Today, all of us celebrate the feast of St. Lucy, also known as St. Lucia of Syracuse, the daughter of a Roman noble who died as a martyr during the height of the last great persecution of Christians under the reign of Roman Emperor Diocletian. She had consecrated herself to God as a holy virgin, but her mother who did not know about this, arranged for her to be married to the young son of a rich noble pagan family. The mother was then suffering from a disease, and was worried about St. Lucy’s future.
Through the intercession of St. Agatha, another great martyr of Sicily, St. Lucy’s mother was healed, and St. Lucy was able to persuade her mother to give generously much of their wealth and inheritance to the poor and the needy. This was not taken kindly by her betrothed pagan fiancé, who reported her to the local governor. The governor ordered St. Lucy to make offerings to the pagan idols, which she refused courageously. She was arrested and according to some traditions, was put to death by the sword after attempts to force her to a brothel and burning her did not succeed because of God’s miraculous intervention.
Brothers and sisters in Christ, I hope all of us take good lesson from the faith that St. Lucy had in the Lord and strive to do what we can to be faithful to God. We should learn to live our lives with genuine faith and commit ourselves to follow Him the way that St. Lucy and many other saints and martyrs had done. And let us be inspired by the love and hope that Christ Our Lord Himself had brought us, that brought joy even to Balaam so many years ago. It is this same hope and love that we are expecting throughout this season of Advent, of celebrating the coming of Christ in this Christmas.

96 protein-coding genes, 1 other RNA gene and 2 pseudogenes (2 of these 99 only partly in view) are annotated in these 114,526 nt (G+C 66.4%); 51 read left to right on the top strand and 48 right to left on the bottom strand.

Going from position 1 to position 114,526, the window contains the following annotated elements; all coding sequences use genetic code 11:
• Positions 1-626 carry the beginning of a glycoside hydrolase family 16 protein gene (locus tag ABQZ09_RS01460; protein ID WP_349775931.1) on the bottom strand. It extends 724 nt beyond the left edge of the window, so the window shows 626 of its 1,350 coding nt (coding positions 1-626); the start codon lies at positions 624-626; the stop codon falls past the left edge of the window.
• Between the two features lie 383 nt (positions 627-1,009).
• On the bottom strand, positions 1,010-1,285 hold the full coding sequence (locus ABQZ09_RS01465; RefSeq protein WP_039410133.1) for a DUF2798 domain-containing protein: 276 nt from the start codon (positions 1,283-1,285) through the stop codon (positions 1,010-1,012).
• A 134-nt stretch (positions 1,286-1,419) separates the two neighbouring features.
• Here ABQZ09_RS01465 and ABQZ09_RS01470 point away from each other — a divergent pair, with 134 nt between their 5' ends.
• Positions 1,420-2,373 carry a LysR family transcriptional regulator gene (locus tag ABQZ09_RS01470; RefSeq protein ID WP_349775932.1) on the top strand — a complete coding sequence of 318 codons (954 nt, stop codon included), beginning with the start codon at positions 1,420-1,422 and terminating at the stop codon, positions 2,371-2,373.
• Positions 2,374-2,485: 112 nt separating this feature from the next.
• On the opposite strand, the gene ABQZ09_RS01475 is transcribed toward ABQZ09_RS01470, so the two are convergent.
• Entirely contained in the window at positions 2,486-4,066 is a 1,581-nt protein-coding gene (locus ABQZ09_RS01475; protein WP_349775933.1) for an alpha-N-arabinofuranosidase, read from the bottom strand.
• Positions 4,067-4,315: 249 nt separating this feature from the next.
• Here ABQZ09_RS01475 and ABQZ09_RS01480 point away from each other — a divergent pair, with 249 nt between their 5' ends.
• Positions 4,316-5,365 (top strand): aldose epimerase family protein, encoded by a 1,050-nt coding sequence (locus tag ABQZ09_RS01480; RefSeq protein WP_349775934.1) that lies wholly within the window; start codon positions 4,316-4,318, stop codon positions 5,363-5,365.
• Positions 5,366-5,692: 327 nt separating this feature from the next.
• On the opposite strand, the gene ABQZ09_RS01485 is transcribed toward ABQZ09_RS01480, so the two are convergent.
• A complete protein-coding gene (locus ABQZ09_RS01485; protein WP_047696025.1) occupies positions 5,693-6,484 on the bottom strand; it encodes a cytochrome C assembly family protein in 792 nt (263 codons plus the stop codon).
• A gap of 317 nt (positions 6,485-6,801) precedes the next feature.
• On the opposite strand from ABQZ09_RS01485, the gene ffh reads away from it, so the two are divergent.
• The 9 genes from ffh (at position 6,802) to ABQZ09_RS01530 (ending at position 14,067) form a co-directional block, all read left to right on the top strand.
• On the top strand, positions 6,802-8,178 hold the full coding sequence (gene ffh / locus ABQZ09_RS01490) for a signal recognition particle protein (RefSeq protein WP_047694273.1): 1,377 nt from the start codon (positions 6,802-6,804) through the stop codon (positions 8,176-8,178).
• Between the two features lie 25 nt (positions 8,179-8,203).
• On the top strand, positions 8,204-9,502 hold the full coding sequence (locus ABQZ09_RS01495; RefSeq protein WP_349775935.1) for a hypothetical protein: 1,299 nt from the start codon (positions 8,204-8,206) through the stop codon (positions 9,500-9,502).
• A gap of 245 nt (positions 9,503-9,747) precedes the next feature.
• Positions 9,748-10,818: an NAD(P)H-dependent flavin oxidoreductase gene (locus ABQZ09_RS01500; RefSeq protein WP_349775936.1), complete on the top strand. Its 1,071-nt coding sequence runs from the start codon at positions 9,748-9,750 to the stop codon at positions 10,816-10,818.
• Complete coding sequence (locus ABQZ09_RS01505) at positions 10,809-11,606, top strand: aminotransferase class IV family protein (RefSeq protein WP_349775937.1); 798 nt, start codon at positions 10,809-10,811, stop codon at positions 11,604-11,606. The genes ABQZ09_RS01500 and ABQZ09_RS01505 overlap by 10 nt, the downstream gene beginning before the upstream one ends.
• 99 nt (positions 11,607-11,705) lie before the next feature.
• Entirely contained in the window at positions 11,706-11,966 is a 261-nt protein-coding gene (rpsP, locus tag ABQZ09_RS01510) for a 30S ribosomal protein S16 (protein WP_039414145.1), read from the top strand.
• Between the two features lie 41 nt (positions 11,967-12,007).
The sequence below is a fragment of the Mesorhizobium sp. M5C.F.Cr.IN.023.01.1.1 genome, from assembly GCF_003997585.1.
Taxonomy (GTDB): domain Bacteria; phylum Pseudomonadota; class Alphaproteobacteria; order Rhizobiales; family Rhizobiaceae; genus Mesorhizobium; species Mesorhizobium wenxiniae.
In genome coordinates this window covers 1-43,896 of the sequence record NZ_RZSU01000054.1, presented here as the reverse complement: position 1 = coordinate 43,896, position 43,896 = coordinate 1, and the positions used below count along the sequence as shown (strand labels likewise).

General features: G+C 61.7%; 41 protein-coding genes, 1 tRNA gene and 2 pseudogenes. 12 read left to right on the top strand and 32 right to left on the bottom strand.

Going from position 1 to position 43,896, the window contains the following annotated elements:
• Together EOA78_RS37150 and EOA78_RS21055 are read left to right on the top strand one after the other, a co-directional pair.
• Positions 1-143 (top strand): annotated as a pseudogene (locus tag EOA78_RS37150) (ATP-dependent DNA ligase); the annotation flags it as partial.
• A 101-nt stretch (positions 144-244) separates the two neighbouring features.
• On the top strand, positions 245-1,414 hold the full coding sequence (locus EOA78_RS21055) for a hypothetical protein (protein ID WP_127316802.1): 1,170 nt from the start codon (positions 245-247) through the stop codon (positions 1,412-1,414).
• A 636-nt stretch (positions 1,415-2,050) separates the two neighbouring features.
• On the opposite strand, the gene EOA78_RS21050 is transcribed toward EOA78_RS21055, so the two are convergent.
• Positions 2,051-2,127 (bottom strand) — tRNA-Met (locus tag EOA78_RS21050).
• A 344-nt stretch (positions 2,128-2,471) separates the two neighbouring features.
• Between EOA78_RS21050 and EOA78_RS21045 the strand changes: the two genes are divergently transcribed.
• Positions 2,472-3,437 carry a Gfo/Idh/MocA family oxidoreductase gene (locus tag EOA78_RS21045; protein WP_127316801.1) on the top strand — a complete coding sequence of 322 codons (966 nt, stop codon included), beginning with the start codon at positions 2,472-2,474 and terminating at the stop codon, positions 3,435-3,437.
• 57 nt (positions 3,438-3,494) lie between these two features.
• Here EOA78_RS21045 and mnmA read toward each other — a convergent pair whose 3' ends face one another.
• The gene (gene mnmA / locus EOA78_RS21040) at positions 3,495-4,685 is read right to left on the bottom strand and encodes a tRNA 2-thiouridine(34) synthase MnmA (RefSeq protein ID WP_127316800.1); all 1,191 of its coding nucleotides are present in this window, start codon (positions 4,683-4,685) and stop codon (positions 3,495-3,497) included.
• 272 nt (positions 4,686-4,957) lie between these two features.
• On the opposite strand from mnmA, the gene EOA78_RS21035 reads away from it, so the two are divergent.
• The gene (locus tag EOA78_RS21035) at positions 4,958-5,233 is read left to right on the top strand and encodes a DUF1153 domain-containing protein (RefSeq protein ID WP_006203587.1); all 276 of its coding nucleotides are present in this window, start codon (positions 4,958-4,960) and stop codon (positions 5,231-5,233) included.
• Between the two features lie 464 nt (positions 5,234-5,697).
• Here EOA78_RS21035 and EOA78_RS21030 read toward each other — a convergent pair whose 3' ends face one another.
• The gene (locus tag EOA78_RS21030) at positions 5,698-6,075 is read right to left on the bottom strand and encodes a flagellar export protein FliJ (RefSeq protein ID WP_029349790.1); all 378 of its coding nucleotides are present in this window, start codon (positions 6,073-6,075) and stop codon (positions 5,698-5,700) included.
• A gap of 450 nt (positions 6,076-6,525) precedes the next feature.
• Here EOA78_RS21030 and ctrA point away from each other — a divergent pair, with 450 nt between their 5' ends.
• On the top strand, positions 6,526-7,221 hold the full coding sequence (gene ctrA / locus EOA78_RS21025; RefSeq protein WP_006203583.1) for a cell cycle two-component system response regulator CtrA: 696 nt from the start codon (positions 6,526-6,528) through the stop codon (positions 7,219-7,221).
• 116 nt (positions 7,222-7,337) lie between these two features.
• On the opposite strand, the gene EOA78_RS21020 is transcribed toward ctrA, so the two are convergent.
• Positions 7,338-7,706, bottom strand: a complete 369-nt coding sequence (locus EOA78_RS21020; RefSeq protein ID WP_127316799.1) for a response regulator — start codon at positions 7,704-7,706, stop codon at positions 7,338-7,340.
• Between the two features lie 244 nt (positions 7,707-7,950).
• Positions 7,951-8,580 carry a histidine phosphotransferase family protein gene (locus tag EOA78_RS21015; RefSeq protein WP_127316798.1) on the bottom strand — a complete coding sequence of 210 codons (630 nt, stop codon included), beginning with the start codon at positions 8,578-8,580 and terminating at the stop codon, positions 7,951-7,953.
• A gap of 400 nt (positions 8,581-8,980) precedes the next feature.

Let us all live our lives with great faith and dedication to the Lord from now on, committing ourselves in each and every moments to serve Him and to look forward to His wondrous coming in glory, to dedicate ourselves wholeheartedly in the manner that St. Lucy and all of our holy predecessors had done. May God bless us all and may His grace be with us always, now and forevermore. Amen.